By Guest Contributor Steven D’Souza and Khuyen Bui
We look at the book Not Being, by Steven D’Souza and Khuyen Bui, where Chip Conley, Author of Wisdom at Work and Founder of the Modern Elder Academy writes a foreword about the book’s main concepts.
Toward the end of the last millennium, I lost my mind, my body and everything else that gave me a sense of separation from others.
Having suffered a couple of bitter disappointments, I traveled with a friend to my first Burning Man event in the Nevada desert — an annual utopian happening that gives one a glimpse of what life would be like if artists ruled the world. While my pilgrimage was more about repairing my heart and ego, I experienced a kind of ‘collective effervescence.’ Over the course of a few days, my sense of guarded separation evaporated, replaced by a communal joy that overcame me. During the following years, I’ve noticed the ever-presence of this feeling in my daily life and in the workshops I facilitate for others.
The epigraph to E.M. Forster’s Howard’s End comprises just two exclamatory words: “Only connect…” That is what I felt at Burning Man, and it’s also what I felt while reading this powerful treatise on what it means to be in community with the world.
NOT BEING ARRIVES AT THE PERFECT TIME
With the Covid-19 pandemic still rampant, Not Being by Steven D’Souza and Khuyen Bui arrives at the perfect time, promoting the power of reflection and connection when it has become most needed in my lifetime. This book is a deep, profound rumination on expansive liberation. It is an antidote to the disconnection and loneliness many of us have felt in the past year or two. It is like a rich, exquisite box of chocolates. It is something not to be read in a single sitting, but lingered over, allowing your soul to digest its wisdom.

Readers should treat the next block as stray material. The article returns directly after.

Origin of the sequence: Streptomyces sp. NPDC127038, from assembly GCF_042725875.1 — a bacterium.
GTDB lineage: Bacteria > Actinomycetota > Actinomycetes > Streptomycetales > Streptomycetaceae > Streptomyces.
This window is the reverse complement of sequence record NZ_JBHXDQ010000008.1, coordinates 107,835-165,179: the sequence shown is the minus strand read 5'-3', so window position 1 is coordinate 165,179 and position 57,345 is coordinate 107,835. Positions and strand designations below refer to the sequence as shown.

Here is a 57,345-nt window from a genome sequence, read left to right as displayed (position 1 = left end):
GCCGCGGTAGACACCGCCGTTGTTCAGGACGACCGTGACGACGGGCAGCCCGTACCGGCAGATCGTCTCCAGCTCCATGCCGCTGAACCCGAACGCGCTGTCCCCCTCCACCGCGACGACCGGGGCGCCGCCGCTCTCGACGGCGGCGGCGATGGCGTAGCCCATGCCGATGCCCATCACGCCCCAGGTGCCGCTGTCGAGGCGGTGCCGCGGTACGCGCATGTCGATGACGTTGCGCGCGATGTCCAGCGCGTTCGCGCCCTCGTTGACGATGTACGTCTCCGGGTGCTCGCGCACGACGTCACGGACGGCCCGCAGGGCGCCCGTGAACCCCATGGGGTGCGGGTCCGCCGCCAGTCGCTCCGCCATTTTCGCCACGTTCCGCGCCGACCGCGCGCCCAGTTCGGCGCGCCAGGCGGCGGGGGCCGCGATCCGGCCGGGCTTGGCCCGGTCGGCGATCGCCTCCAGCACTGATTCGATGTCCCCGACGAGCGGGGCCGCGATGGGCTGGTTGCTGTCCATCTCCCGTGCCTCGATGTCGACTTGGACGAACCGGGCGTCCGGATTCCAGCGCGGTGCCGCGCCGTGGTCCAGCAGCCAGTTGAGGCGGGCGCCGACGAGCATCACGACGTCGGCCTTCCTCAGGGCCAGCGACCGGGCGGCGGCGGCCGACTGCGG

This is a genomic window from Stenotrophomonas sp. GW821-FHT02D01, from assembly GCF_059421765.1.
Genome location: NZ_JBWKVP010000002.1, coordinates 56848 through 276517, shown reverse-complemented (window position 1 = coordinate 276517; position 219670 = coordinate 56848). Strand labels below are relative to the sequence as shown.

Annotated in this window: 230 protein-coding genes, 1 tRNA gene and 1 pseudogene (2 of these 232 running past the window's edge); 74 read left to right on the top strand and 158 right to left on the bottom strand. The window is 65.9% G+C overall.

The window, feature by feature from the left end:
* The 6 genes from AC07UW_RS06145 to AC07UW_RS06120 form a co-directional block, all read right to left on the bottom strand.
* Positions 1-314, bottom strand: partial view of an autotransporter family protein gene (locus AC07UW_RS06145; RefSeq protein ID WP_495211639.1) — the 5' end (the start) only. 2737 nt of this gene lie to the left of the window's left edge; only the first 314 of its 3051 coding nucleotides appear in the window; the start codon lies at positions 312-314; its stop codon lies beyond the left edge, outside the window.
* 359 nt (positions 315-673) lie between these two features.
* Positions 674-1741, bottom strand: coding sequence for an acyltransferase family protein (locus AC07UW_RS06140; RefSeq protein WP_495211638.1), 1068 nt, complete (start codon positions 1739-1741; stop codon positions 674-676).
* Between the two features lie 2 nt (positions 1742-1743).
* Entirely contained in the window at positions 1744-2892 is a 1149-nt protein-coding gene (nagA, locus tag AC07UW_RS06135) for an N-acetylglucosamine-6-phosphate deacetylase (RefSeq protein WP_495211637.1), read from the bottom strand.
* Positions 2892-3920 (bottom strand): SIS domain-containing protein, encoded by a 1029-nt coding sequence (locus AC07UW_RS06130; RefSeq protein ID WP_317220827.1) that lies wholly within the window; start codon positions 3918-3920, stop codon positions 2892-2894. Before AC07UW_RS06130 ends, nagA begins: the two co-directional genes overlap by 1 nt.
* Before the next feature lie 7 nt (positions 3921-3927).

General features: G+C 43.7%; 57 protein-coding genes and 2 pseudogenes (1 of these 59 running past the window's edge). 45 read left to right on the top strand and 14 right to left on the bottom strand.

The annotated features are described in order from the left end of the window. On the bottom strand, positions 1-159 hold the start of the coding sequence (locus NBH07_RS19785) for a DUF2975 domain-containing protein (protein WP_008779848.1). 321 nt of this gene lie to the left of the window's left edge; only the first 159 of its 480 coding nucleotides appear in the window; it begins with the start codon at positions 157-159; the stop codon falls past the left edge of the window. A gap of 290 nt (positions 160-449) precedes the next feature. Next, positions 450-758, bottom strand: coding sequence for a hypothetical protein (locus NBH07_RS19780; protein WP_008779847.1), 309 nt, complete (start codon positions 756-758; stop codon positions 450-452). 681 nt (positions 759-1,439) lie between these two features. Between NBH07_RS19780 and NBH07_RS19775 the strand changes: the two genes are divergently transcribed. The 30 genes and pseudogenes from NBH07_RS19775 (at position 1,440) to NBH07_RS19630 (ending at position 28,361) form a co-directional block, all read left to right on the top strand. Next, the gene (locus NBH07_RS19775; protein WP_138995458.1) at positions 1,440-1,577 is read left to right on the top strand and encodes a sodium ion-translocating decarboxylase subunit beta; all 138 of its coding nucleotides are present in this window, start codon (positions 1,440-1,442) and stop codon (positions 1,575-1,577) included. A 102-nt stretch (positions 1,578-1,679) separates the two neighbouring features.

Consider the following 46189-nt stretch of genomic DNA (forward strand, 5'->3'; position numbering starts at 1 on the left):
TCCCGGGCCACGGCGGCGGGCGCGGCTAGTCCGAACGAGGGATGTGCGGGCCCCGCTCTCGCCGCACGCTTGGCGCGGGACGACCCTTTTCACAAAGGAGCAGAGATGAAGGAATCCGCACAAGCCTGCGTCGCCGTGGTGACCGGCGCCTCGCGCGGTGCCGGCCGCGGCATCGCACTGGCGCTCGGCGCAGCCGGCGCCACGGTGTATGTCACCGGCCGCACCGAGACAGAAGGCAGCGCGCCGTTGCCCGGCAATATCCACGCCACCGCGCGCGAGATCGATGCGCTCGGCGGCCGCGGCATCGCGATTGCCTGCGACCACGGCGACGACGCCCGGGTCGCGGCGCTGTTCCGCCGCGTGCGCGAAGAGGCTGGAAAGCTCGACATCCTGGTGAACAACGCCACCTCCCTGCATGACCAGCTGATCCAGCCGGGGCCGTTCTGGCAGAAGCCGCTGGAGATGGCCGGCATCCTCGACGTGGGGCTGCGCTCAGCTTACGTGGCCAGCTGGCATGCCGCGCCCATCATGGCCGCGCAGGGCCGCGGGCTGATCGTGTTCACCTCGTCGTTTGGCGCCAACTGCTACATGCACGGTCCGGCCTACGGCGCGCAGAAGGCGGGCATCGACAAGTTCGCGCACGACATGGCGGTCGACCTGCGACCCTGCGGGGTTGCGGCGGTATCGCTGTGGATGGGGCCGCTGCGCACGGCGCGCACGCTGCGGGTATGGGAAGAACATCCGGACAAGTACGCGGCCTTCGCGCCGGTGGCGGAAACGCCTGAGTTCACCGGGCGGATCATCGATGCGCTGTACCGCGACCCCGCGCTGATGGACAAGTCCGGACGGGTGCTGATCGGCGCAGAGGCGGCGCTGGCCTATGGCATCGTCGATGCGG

I’ve spent my life constructing the scaffolding of my ego identity. I grew up a shy kid, with imaginary friends, and was pushed by parents to succeed and be more of an extrovert. My successes in my later adolescence ushered me onto the ‘hedonic treadmill,’ with a constant desire to one-up my last accomplishment. At 26, as one of America’s first boutique hoteliers, I started Joie de Vivre Hospitality, which grew into the world’s second-largest boutique hotel company. The fact that we weren’t the largest caused me great consternation.
MY NOT BEING EXPERIENCE
Then, I had my real ‘Not Being’ experience. While I should have been at home nursing a broken ankle and septic leg from a sporting accident, I was on a book tour and giving a speech in St. Louis, Missouri, to a large audience. I was on a strong antibiotic, and after my speech I lost consciousness while still on stage. My heart stopped multiple times during the next 90 minutes. The paramedics had to shock me back to life.
There I was: 47-years-old, with a collection of people I didn’t know, going to ‘the other side’ and coming back both disoriented and strangely feeling freer than I’d ever felt. The fact that this happened on stage, on crutches, after giving a speech, was enough divine intervention for me to realize that it was time to reinvent myself, but without the scaffolding. Ironically, the first boutique hotel I ever created, in 1987, is called The Phoenix, after the mythical bird rising from the ashes. This mythical bird was my guide to no longer be the person I had been.
This is when I started to notice that my primary operating system of living was moving from my ego to my soul. No one warned me that this shift was coming, but I felt it was time to take down the scaffolding and expose the real me to the world. I’d spent my whole adulthood comparing myself with others, donning a raft of different identities, yet feeling constrained, always in a straitjacket. Now, though, as I embraced the shift, I began to experience the tranquility of being connected to everything.
Pondering the later life stages, developmental psychologist Erik Erikson suggested, “I am what survives me.” After I turned 50, this became my mantra. What a joy it was to let go of being the ‘sage on the stage’ and to embrace being the ‘guide on the side.’
As a result, new opportunities arose that allowed me to be of service, less focused on what’s in it for me. I was asked by the young founders of Airbnb to be their in-house ‘modern elder,’ mentoring CEO Brian Chesky. This helped me appreciate that servant leadership would now be at the core of my career. After leaving a full-time role at Airbnb, I co-created the world’s first midlife wisdom school, the Modern Elder Academy, helping people regenerate themselves in service of others. To be of service gives me the greatest joy I’ve experienced in my life. I don’t think I’m the only leader who’s discovered this.